The prisoner, Martin H. Lotts, who attempted some time since to effect his escape by burning through the floor of his cell, was about to make his escape on Saturday night last, when it was discovered by his fellow prisoner, Alex W. Greaver, who made him desist. By means of knives and a file furnished by his wife, concealed between the soles of shoes presented to him by her, Lotts had severed his hobbles and a bar of the window, and was about attaching a rope by which to effect his escape, when he was discovered by Greaver. A flight ensued between these prisoners, in which we believe, both were considerably hurt.
(Column 01)Summary: The Ladies' Memorial Association will hold a fair and dinner to raise money for work on the Soldiers' Cemetery.
(Names in announcement: Capt. Chas. Arnall)Full Text of Article:Local News--In Council for the Town of Staunton
We have several times called attention to the fact that the Ladies' Memorial Association of this place will hold a Fair and give a Dinner on the 4th Monday of this month, to provide means to prosecute the work on the Soldiers Cemetery which the ladies have undertaken with such laudable spirit. We hope that liberal contributions will be sent in from all parts of the country and from adjoining counties. The contributions will be sent in from all parts of the county and from adjoining counties. The contributions should be deposited with Capt. Chas. Arnall at the Va. Central R. R. Depot. We have been informed that the Stage lines and R. R. will not charge for contributions of provisions carried by them for the benefit of the Fair.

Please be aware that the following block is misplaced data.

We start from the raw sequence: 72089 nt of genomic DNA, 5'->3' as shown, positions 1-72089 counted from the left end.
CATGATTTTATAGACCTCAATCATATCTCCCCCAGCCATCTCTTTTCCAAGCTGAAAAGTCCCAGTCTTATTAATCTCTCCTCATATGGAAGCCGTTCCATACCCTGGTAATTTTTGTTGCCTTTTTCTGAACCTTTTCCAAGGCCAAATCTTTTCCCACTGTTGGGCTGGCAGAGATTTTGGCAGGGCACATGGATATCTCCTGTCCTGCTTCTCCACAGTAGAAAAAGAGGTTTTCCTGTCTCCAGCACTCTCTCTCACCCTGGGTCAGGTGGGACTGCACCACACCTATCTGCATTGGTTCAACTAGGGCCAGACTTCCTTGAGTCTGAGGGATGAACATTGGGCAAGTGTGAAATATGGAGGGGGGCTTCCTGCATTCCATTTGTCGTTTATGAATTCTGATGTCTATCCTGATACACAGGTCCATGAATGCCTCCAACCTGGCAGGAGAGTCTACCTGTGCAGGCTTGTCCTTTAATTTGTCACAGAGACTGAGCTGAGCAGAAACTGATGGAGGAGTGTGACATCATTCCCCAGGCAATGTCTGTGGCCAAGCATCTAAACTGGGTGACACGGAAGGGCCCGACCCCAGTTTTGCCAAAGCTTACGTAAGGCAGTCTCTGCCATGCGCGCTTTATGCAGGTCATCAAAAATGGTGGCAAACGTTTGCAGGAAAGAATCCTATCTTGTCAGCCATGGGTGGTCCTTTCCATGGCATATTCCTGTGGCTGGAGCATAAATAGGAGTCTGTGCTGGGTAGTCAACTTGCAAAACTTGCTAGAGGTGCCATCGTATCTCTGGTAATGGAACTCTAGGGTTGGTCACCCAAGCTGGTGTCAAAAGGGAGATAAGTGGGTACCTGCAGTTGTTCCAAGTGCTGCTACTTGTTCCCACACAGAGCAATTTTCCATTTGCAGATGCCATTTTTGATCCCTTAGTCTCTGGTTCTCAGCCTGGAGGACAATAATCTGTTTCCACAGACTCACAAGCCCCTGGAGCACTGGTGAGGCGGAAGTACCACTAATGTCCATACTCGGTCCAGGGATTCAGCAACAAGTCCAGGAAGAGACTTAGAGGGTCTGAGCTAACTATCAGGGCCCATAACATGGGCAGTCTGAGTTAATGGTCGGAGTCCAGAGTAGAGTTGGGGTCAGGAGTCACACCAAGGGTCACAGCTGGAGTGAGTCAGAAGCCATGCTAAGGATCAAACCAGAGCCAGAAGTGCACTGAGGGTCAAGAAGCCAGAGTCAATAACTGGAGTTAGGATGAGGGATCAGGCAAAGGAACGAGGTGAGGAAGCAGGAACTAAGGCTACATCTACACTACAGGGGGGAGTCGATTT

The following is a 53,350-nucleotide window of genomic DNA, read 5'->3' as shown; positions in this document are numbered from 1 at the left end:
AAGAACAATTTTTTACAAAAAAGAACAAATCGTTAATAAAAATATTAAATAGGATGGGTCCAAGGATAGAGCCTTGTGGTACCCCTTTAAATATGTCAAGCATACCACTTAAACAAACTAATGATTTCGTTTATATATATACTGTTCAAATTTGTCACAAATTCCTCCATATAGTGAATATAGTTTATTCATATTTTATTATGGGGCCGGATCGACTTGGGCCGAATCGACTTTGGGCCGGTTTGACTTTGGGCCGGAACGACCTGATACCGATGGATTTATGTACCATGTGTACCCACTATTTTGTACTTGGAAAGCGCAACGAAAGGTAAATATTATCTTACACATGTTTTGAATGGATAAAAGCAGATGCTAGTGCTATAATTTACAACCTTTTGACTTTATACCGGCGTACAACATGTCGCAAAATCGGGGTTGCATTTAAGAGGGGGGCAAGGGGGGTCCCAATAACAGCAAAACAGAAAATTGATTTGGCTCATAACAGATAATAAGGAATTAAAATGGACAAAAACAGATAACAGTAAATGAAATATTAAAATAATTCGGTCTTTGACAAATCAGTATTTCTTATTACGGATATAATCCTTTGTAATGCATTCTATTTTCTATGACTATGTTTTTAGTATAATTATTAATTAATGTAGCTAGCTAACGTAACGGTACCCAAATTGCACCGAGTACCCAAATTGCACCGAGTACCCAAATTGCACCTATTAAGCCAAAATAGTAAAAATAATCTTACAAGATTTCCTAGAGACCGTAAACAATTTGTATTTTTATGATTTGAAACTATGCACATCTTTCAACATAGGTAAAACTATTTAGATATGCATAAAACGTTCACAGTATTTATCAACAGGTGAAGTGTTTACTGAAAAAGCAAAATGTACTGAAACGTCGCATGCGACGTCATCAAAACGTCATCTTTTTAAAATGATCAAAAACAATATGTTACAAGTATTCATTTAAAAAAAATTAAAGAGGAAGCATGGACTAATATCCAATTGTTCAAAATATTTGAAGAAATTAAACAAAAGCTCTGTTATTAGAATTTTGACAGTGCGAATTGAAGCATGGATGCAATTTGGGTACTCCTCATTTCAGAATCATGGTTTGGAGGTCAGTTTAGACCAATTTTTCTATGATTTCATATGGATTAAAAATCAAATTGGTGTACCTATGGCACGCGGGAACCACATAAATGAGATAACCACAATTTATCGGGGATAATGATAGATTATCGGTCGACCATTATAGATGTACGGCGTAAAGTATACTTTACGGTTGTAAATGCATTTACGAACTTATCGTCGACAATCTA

(Column 02)Summary: Lists the officer and superintendents appointed for the April elections.
(Names in announcement: Wm. B. Kayser, James A. Piper, John A. Hardy, A. M. Bruce, F. M. Young, Wm. Craig)Full Text of Article:Marriages
March 2nd 1867
Wm. B. Kaysor, James A. Piper, John M. Hardy, A. M. Bruce and F. M. Young were appointed Commissioners to Superintend, and Wm. Craig of the officer to conduct the election to be held at the Court House on the Wednesday after the first Monday in April next, for a Mayor, a Sergeant, and eleven persons to serve as Recorder, Alderman and Commissioners.
(Column 04)Summary: Jacob Evans and Hannah Evans, of the Bean settlement, were married at the residence of Mrs. Ramer, of Moorefield, by Rev. J. C. Dice.Marriages
(Names in announcement: Rev. J. C. Dice, Jacob Evans, Mrs. Ramer, Hannah Evans)
(Column 04)Summary: Mary Susan Jordan and Robert Alexander were married on February 21 by Rev. C. Beard.Marriages
(Names in announcement: Rev. C. Beard, Robert C. Alexander, Mary Susan Jordan)
(Column 04)Summary: Hannah Collins and William Wholey, of the Stonewall Brigade, were married at St. Francis' Church on February 27 by Rev. Father Farran.Marriages
(Names in announcement: Rev. Father Farran, William Wholey, Hannah Collins)
(Column 04)Summary: Mary Patterson and Tipten Allen, of Shenandoah county, were married on February 21 by Rev. J. E. Armstrong.Marriages
(Names in announcement: Rev. J. E. Armstrong, Tipten W. Allen, Mary B. Patterson, Judson McCoy)
(Column 04)Summary: Helen T. Johnson, recently of Holmes county, Miss., and N. K. Cease, of Staunton, were married in Harrison county, West Virginia on January 8 by Rev. Helmick.Marriages
(Names in announcement: Rev. Helmick, N. K. Cease, Helen T. Johnson)
(Column 04)Summary: J. Frank Heizer and Phebe Ann McCormick were married at the home of the bride's father on February 21 by Rev. Horatio Thompson.Marriages
(Names in announcement: Horatio ThompsonD. D., J. Frank Heizer, Phebe Ann McCormick, Robert McCormick)
(Column 04)Summary: Catherine Lotts and John Dorsey Ballew were married near Old Providence Church on February 28 by Rev. Horatio Thompson.
(Names in announcement: Horatio ThompsonD. D., John Dorsey Ballew, Catherine Lotts, John Lotts)